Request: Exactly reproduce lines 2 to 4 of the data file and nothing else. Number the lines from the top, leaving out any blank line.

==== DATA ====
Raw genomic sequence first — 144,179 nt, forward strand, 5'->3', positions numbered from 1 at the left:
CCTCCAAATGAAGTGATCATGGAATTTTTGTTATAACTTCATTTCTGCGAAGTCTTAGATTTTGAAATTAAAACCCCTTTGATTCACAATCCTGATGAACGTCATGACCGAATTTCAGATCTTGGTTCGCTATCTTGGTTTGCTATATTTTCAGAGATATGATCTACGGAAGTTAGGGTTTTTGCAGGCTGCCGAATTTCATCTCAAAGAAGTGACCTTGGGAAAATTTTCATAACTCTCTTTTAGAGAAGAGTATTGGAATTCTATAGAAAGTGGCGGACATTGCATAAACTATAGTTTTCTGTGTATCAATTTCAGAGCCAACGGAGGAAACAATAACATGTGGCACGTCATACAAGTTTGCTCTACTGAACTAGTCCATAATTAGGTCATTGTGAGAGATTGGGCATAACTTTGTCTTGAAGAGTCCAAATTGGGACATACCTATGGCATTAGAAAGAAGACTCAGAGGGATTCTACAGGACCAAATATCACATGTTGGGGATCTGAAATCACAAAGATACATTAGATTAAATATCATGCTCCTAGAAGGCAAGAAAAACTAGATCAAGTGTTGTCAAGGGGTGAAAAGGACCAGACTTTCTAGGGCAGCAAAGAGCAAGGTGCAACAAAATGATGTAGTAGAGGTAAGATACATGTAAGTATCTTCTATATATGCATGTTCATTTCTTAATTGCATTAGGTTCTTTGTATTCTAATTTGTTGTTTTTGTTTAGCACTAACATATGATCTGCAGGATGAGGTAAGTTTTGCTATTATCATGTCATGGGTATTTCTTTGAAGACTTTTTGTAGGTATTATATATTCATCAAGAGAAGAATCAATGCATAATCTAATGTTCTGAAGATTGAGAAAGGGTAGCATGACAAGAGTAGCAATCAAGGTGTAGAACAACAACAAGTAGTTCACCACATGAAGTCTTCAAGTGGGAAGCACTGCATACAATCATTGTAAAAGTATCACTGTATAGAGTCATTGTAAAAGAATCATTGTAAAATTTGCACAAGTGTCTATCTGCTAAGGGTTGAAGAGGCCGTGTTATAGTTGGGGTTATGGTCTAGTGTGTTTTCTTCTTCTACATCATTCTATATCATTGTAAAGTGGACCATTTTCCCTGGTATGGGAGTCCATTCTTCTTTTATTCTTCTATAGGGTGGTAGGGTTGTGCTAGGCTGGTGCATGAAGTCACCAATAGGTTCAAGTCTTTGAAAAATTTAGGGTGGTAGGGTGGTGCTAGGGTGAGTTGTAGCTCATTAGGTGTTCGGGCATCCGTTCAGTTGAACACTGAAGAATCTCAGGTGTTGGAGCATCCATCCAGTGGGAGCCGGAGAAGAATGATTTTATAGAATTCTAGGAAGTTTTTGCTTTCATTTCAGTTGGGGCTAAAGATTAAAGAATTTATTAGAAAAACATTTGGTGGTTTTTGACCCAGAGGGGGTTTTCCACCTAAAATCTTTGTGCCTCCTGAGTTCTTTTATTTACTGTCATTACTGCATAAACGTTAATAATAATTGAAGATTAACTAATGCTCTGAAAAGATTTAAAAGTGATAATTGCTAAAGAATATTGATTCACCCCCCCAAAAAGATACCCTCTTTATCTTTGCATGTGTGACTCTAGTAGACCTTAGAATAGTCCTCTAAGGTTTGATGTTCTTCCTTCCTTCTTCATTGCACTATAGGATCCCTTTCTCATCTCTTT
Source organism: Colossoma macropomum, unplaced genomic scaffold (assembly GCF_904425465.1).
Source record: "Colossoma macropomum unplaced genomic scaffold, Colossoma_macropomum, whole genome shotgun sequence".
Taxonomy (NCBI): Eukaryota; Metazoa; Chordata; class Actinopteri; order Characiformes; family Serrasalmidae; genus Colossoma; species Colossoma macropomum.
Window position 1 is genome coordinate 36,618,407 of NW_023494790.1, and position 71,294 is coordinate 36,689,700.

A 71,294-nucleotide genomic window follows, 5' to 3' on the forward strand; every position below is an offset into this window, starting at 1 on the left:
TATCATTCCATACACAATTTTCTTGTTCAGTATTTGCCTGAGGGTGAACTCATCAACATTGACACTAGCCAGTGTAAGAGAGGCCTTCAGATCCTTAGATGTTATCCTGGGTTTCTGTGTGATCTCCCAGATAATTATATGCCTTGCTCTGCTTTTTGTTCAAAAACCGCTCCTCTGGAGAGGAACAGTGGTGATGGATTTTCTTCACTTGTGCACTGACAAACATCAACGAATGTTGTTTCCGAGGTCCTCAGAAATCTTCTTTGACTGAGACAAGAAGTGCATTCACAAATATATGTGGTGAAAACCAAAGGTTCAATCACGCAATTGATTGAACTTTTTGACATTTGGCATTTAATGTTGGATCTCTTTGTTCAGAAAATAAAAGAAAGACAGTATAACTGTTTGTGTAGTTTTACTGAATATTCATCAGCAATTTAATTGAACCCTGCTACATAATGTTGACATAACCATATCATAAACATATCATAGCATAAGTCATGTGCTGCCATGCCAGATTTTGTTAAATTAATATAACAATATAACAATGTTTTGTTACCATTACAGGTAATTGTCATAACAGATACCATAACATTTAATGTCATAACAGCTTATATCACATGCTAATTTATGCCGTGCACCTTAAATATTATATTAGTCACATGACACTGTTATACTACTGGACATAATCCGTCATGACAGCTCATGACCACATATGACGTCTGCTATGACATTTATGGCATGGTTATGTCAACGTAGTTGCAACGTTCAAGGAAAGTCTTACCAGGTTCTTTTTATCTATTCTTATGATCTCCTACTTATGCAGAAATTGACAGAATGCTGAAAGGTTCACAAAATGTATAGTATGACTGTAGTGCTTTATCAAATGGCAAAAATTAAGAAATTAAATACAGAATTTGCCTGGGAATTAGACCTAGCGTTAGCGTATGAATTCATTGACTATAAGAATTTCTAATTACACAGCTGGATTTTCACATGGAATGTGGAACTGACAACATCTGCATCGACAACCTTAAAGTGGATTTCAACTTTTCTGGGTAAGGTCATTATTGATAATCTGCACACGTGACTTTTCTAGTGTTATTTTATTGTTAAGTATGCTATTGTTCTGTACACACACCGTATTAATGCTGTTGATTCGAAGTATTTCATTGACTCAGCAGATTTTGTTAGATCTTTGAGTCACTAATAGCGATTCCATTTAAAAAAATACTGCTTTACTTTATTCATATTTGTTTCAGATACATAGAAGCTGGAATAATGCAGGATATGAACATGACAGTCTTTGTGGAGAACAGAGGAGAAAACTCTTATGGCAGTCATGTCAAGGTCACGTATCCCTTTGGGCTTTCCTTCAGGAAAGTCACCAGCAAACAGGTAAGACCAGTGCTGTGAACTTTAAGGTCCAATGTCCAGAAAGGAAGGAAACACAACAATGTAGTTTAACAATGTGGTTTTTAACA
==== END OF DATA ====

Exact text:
CCTCCAAATGAAGTGATCATGGAATTTTTGTTATAACTTCATTTCTGCGAAGTCTTAGATTTTGAAATTAAAACCCCTTTGATTCACAATCCTGATGAACGTCATGACCGAATTTCAGATCTTGGTTCGCTATCTTGGTTTGCTATATTTTCAGAGATATGATCTACGGAAGTTAGGGTTTTTGCAGGCTGCCGAATTTCATCTCAAAGAAGTGACCTTGGGAAAATTTTCATAACTCTCTTTTAGAGAAGAGTATTGGAATTCTATAGAAAGTGGCGGACATTGCATAAACTATAGTTTTCTGTGTATCAATTTCAGAGCCAACGGAGGAAACAATAACATGTGGCACGTCATACAAGTTTGCTCTACTGAACTAGTCCATAATTAGGTCATTGTGAGAGATTGGGCATAACTTTGTCTTGAAGAGTCCAAATTGGGACATACCTATGGCATTAGAAAGAAGACTCAGAGGGATTCTACAGGACCAAATATCACATGTTGGGGATCTGAAATCACAAAGATACATTAGATTAAATATCATGCTCCTAGAAGGCAAGAAAAACTAGATCAAGTGTTGTCAAGGGGTGAAAAGGACCAGACTTTCTAGGGCAGCAAAGAGCAAGGTGCAACAAAATGATGTAGTAGAGGTAAGATACATGTAAGTATCTTCTATATATGCATGTTCATTTCTTAATTGCATTAGGTTCTTTGTATTCTAATTTGTTGTTTTTGTTTAGCACTAACATATGATCTGCAGGATGAGGTAAGTTTTGCTATTATCATGTCATGGGTATTTCTTTGAAGACTTTTTGTAGGTATTATATATTCATCAAGAGAAGAATCAATGCATAATCTAATGTTCTGAAGATTGAGAAAGGGTAGCATGACAAGAGTAGCAATCAAGGTGTAGAACAACAACAAGTAGTTCACCACATGAAGTCTTCAAGTGGGAAGCACTGCATACAATCATTGTAAAAGTATCACTGTATAGAGTCATTGTAAAAGAATCATTGTAAAATTTGCACAAGTGTCTATCTGCTAAGGGTTGAAGAGGCCGTGTTATAGTTGGGGTTATGGTCTAGTGTGTTTTCTTCTTCTACATCATTCTATATCATTGTAAAGTGGACCATTTTCCCTGGTATGGGAGTCCATTCTTCTTTTATTCTTCTATAGGGTGGTAGGGTTGTGCTAGGCTGGTGCATGAAGTCACCAATAGGTTCAAGTCTTTGAAAAATTTAGGGTGGTAGGGTGGTGCTAGGGTGAGTTGTAGCTCATTAGGTGTTCGGGCATCCGTTCAGTTGAACACTGAAGAATCTCAGGTGTTGGAGCATCCATCCAGTGGGAGCCGGAGAAGAATGATTTTATAGAATTCTAGGAAGTTTTTGCTTTCATTTCAGTTGGGGCTAAAGATTAAAGAATTTATTAGAAAAACATTTGGTGGTTTTTGACCCAGAGGGGGTTTTCCACCTAAAATCTTTGTGCCTCCTGAGTTCTTTTATTTACTGTCATTACTGCATAAACGTTAATAATAATTGAAGATTAACTAATGCTCTGAAAAGATTTAAAAGTGATAATTGCTAAAGAATATTGATTCACCCCCCCAAAAAGATACCCTCTTTATCTTTGCATGTGTGACTCTAGTAGACCTTAGAATAGTCCTCTAAGGTTTGATGTTCTTCCTTCCTTCTTCATTGCACTATAGGATCCCTTTCTCATCTCTTT
Source organism: Colossoma macropomum, unplaced genomic scaffold (assembly GCF_904425465.1).
Source record: "Colossoma macropomum unplaced genomic scaffold, Colossoma_macropomum, whole genome shotgun sequence".